Jock Sturges:     All my previous monographs are books of a more conventional size and form. They are intended for a large audience and have been printed in fairly extensive editions. The Last Day of Summer, my first book, has had the good fortune to become one of Aperture’s all time best sellers. It’s now in something like its 14th edition. Prior to this Galerie Vevais project I have done nine other major monographs for the mass market so I was very much ready to do something more limited and refined. Another issue that was in play with that ambition derives from the fact that I am a dedicated populist. I know that my print prices are out of reach for some people so I wanted to do a book where it would be possible to own a volume of my work in what is essentially exhibition format for the price of less than one print. So that is where we started: a big, finely made, accessible book. That was seven years ago. The editing was painstaking. We wanted a preponderance of unpublished work and it took time to choose and work up. Because the passage of time is such an important engine we decided to base the book on 18 different models and to sequence a very early image of each of them with a much more recent image. The span in some cases was almost 30 years. Some of my best models have as many as four or five images, others only two. One particular triumph was finding a wonderful early image of Misty Dawn that had never been published.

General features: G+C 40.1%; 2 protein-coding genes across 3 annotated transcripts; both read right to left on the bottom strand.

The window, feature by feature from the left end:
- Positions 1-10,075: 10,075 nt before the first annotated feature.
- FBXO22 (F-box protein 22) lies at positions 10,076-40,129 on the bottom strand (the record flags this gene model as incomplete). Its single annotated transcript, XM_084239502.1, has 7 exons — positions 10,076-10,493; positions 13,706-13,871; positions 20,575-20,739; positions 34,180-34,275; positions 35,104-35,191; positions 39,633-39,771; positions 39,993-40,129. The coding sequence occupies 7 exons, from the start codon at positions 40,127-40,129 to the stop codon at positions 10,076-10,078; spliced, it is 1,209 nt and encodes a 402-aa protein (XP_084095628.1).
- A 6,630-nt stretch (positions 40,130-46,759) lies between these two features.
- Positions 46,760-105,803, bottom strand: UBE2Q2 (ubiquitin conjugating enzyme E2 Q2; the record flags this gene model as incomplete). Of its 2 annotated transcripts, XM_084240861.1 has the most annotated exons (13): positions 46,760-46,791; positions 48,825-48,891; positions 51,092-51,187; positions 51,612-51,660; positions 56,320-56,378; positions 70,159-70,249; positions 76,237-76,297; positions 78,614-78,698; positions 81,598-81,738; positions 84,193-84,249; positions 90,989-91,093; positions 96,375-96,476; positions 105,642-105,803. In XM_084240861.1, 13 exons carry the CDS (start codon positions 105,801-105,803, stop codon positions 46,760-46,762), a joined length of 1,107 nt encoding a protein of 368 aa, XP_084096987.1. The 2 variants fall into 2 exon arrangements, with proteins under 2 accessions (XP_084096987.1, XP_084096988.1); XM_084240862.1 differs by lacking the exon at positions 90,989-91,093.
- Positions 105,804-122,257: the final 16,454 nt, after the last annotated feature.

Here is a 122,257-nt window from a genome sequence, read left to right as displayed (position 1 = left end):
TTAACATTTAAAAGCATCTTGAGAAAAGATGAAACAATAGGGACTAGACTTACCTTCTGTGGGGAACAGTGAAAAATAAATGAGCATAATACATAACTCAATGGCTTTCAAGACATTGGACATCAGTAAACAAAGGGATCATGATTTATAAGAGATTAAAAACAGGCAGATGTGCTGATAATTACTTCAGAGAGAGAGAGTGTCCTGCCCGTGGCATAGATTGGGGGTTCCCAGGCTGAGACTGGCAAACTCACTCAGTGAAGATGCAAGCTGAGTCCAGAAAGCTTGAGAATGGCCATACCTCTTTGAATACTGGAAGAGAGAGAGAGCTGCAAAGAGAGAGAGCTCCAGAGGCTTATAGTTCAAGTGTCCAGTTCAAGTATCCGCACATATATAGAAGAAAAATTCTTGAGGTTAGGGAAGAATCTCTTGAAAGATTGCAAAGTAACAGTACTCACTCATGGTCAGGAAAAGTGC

Jock Stuges with Mit Jock Sturges Familär book and limited edition framed print
AK:     Can you tell us a little more about the special limited edition versions of your new book?

JS:     In addition to the regular edition (if you can call it that) a Limited Edition and a “Extremely Special Deluxe Limited Edition” are available.

There are four different limited editions. Three exist in 30 examples with each edition of 30 including a different print made by us here in Seattle. The fourth special edition is set into an extraordinary wooden case and contains a large print of Eva in a window in La Jenny, France. The print is built right into the case (it can be taken out) and the wood tones of the case match the wood tones of the window, which creates a wonderful sense of verisimilitude and depth. This edition only exists in 11 examples and once again the prints were made by us.

AK:     Any advice for photographers who are seeking a book project?